Updated: Sep 3, 2020
“Mama, hide with me!”
Hiding is one of my son’s favorite games. He will grab whatever blanket is nearby and with some help, create a cave for himself beneath it. I love being nestled under there with him, sneaking in some snuggle time, although I remain on guard for those wiggle fests of excitement—I could have sworn my nose has been broken more than once.
My husband mostly stays in place, taking a few steps in varying directions, while calling out all the great hiding spots where he is “looking.”
“Is Blaise in the closet?”
“No!” My son responds.
“Is Blaise under the sofa?”
“I not under the sofa.”
My son is very helpful to his papa.
And so the game continues, until Michael decides he needs a rest from all of his looking and cozies up with the blanket, resting his arm on a giggling toddler. And we repeat, as it commonly goes with a 2-year-old.
Unlike my son, hiding is not one of my favorite games. Playing this version with him is a joy, of course, but hiding is something I have done far too much of over the years. I have become an expert hider. Well, physically, I am probably at the same level as a toddler, but when it comes to keeping secrets, I promise you could not find the real me if I didn’t want you to.
I’m an expert because I have spent all of my life hiding. I was raised with lessons in this skill—to attend public school, engage in relationships, take jobs—all without exposing the truth of my family’s lifestyle and belief system. I was raised to think I was protecting them by keeping their secrets—our secrets—even after my parents had both died. And if the burden killed me from the inside out? Then that was the sacrifice required, or so it seemed. Whatever loss would be worth keeping my family safe from a world that would not understand our religion.
From all of this time spent dodging and covering the truth, I have learned that hiding fosters emotions of two kinds: either the arrogant kind (“I know more than you and you don’t even know it”), or, the fearful kind (“I can’t let a hint slide out by accident, or a glimpse of who I truly am may show”). Neither showcase the humility and courage modeled by Jesus Christ, and therefore, neither actually serve me. Neither are good places to remain for a lifetime.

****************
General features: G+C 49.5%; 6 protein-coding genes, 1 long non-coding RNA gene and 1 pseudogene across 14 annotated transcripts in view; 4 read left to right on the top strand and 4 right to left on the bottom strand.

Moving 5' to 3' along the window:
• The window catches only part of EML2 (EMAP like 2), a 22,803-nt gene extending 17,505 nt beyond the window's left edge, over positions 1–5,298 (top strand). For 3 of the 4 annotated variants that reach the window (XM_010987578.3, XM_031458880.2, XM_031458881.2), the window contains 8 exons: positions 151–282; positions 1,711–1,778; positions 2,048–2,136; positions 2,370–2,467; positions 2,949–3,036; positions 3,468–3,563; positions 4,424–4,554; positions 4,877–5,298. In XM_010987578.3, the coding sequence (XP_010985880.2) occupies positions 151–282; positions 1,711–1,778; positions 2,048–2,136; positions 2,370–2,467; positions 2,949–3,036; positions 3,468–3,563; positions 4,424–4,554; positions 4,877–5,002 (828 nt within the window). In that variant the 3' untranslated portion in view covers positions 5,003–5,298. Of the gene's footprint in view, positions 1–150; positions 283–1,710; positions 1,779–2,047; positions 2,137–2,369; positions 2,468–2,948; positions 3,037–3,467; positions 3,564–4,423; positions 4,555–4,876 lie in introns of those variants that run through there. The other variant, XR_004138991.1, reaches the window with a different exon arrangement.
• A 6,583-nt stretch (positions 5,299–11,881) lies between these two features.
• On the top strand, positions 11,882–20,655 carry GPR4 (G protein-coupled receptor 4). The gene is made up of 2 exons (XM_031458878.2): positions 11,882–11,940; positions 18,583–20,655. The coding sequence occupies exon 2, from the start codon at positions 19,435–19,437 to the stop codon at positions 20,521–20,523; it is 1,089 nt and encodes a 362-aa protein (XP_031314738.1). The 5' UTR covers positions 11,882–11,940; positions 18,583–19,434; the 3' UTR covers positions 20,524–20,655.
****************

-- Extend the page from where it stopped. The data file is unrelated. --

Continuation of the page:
So far, I have spent my years being controlled by the latter: the emotion of fear. Afraid to be seen, to be known, to be judged, to be cut off, to be called a betrayer or worse. These secrets have worn on my mind, body, and soul, creating persistent fatigue. Still, I would continue to choose to keep my secrets, if I did not sense a purpose bigger than myself: the potential that someone else has been hiding, too. Hiding something they believe defines them. Something that may unearth them, shattering the world they have so carefully and painstakingly crafted. A world that seems safe, but in actuality, is a facade because internally, they never really feel at rest.
Hiding masks as safety, but beneath the surface, is oftentimes the suffocation of personhood.
Hiding is not the only option, though. I don’t have to operate from this place anymore, and neither does anyone else.
With this, I wonder:
Are you hiding?
Are you hiding a secret you’ve been carrying because you’re scared?
Are you hiding a secret you’ve been carrying because you’re scared by the response you’ll get in return?
Is this secret-hiding serving you?
Or is it suffocating you?